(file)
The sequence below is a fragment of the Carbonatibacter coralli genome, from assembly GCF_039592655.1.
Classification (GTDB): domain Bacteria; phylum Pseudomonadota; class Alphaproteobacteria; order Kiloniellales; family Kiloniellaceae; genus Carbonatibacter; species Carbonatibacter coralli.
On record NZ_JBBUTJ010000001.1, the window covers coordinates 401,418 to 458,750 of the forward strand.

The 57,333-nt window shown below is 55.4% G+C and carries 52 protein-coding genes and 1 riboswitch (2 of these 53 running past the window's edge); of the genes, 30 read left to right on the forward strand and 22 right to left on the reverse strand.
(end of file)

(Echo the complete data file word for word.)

The sequence below is a fragment of the Carbonatibacter coralli genome, from assembly GCF_039592655.1.
Classification (GTDB): domain Bacteria; phylum Pseudomonadota; class Alphaproteobacteria; order Kiloniellales; family Kiloniellaceae; genus Carbonatibacter; species Carbonatibacter coralli.
On record NZ_JBBUTJ010000001.1, the window covers coordinates 401,418 to 458,750 of the forward strand.

The 57,333-nt window shown below is 55.4% G+C and carries 52 protein-coding genes and 1 riboswitch (2 of these 53 running past the window's edge); of the genes, 30 read left to right on the forward strand and 22 right to left on the reverse strand.